<< -- 3 -- Kelly Ferjutz THE DEVIL IS IN THE DETAILS
Juliane Banse was an appealing Gretchen, vulnerable yet strong when required. Her lovely, large soprano voice was yet delicate, as well as clear and concise, easily able to rise over the entire orchestra and chorus. Bass Alan Held was a robust Mephistopheles, Evil Spirit and Father Seraphicus. He was able to inject a steely quality into his voice, making it easy to distinguish him from the others singing at the same time. John Tessier, tenor, was both Ariel (borrowed from Shakespeare's Tempest) and Father Ecstaticus. A sweet silvery quality exists in his voice, which at times was perhaps not quite as large as needed to ride over the combined musical forces in the background.
Soprano Lee Kathleen Taylor essayed two completely different parts: Worry (who blinds Faust) and the Young Angel who guides him to heaven. In the latter scene, which takes place in moonlight, she was pure radiance, and the hushed choral singing behind her was as translucent as a moonbeam. This was perhaps the most beautiful portion of the entire work, in no small part due to Schumann's extraordinary orchestration, which provided a very different sound to that of his usual technique.
Other soloists were Natasha Uspensky, soprano, as Distress and Magna Peccatrix; Kathryn Leemhuis, mezzo-soprano, as Marthe, Want and Mulier Samaritana; Katherine Lerner, contralto, as Guilt, Mater Gloriosa and Maria Aegyptiaca, and Curtis Streetman, bass, as Father Profundus. Soprano Sharon Shaffer and tenors Michael Sansoni and Andrew Owens assisted.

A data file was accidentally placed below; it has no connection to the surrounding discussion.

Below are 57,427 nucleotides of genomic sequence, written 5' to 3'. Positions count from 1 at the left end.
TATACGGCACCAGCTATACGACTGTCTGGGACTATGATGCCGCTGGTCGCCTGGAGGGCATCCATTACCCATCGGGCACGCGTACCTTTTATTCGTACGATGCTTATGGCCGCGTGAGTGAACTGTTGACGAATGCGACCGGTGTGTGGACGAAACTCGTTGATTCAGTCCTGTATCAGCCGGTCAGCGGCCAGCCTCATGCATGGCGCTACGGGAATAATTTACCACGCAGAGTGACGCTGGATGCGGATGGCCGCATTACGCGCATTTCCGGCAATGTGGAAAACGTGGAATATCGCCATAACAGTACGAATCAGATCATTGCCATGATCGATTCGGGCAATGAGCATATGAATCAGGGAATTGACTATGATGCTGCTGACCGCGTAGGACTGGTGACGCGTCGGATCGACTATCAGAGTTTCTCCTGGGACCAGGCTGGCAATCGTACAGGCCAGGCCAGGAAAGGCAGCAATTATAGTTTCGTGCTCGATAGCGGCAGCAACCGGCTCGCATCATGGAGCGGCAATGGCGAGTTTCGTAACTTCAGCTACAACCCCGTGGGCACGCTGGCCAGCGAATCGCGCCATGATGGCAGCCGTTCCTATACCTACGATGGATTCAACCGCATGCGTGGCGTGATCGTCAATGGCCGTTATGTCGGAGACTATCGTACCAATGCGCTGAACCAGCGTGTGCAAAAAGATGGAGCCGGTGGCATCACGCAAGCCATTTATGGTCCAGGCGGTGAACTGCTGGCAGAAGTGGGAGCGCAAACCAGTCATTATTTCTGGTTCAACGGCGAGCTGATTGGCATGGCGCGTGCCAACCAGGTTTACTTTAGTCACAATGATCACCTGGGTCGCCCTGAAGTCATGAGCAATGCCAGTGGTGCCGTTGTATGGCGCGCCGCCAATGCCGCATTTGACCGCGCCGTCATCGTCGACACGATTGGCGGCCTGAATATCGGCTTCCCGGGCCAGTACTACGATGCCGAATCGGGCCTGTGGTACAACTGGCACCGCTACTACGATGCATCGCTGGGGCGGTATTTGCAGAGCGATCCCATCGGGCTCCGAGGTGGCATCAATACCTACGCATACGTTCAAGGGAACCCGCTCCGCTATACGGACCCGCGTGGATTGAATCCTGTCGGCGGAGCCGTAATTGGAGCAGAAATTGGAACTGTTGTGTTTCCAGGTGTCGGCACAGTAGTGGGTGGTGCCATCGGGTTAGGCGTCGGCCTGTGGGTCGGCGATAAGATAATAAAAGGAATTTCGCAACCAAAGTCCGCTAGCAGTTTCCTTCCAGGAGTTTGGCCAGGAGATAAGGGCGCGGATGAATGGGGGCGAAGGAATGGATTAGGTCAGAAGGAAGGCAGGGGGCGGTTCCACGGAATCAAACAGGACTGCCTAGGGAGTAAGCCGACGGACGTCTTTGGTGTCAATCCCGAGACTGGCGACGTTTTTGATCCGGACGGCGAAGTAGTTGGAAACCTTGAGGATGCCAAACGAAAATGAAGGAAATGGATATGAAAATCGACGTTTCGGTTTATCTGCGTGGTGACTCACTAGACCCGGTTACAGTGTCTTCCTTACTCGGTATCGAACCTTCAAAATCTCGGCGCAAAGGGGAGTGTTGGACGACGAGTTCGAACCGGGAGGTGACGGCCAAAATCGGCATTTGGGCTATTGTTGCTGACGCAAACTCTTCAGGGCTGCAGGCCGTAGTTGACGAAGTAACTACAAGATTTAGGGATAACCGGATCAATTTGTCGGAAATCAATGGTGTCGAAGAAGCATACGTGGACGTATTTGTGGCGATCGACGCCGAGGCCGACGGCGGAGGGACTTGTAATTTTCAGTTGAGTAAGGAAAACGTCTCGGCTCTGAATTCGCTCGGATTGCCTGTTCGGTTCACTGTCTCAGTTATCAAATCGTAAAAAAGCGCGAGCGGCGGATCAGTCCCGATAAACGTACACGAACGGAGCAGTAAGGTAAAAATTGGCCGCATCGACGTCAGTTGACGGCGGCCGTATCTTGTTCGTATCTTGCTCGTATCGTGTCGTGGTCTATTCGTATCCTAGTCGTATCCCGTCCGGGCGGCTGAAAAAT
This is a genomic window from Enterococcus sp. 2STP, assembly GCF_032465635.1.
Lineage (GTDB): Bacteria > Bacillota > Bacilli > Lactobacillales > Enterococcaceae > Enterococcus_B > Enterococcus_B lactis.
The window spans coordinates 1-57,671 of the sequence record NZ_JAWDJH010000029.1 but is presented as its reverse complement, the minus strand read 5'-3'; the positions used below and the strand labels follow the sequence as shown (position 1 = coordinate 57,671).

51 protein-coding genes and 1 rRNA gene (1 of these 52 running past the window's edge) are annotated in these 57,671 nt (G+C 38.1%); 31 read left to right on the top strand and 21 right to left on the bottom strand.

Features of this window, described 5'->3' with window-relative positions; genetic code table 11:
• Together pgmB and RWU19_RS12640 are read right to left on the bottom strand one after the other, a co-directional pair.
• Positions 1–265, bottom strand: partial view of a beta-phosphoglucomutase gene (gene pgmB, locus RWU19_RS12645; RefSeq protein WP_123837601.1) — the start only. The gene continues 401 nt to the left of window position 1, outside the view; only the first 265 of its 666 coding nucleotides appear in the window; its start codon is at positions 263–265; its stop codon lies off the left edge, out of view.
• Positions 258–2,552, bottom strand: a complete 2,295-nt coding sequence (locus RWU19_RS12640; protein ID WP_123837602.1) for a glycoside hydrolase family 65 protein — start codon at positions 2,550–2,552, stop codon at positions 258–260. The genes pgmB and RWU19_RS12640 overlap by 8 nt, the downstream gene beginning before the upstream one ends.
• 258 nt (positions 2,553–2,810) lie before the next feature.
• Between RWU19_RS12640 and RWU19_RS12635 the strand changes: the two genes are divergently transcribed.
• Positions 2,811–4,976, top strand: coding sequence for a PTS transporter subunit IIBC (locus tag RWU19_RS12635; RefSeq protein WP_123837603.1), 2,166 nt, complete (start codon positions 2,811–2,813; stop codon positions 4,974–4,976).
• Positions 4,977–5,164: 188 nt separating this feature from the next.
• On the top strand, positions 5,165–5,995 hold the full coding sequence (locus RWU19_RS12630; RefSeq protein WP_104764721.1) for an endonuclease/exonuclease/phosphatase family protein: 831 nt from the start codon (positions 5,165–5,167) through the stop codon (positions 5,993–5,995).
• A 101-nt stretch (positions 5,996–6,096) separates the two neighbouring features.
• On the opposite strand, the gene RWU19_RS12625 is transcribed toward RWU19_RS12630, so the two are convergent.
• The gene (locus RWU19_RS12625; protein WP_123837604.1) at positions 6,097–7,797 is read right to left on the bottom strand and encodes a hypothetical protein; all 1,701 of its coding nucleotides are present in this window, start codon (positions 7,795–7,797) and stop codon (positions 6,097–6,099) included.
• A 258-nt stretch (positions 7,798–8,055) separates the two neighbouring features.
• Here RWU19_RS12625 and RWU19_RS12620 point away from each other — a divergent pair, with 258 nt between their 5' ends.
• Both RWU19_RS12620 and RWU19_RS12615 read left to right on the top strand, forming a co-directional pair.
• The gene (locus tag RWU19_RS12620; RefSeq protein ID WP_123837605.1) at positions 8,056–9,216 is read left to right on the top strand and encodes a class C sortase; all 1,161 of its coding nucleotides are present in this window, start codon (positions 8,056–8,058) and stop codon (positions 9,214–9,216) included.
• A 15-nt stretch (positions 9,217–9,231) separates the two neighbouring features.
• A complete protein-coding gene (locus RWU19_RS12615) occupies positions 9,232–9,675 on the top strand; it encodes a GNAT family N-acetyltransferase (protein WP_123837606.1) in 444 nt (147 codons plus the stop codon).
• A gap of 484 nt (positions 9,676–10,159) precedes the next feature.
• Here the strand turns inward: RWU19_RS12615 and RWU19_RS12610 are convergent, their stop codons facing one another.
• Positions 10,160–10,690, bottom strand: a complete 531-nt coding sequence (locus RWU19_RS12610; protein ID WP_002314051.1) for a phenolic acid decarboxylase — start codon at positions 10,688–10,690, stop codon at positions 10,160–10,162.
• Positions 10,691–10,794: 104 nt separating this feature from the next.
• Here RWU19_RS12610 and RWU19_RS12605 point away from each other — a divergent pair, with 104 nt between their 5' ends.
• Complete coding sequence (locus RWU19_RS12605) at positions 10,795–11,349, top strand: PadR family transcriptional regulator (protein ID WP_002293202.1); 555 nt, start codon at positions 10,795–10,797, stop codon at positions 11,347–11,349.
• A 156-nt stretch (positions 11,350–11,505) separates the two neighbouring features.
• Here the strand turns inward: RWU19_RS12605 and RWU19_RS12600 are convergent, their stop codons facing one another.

From left to right, Juliane Banse as Gretchen, Thomas Hampson as Faust and conductor Franz Welser-Möst in Severance Hall. Photo © 2006 Roger Mastroianni
The Cleveland Orchestra Chorus, with its impeccable diction and tremendous attention to dynamics was prepared by its director Robert Porco, while the Cleveland Orchestra Children's Chorus was readied by director Ann Usher. The Orchestra was -- as always -- splendid, with gorgeous solos from the various principals. What a marvelous extravaganza! According to Bartleby.com, the meaning of the old saying 'The devil is in the details' could be 'Even the grandest project depends on the success of the smallest components'. Mr Welser-Möst proved his point.
Copyright © 15 January 2006
Kelly Ferjutz, Cleveland USA
SCHNITTKE'S 'FAUST CANTATA'
The performance reviewed was on Thursday 12 January 2006 at Severance Hall, Cleveland, Ohio, USA. Roger Mastroianni's photos were taken at the performance on 14 January. For tickets or information about upcoming concerts, call +1 (216) 231 1111, or visit the orchestra's web-site: www.clevelandorchestra.com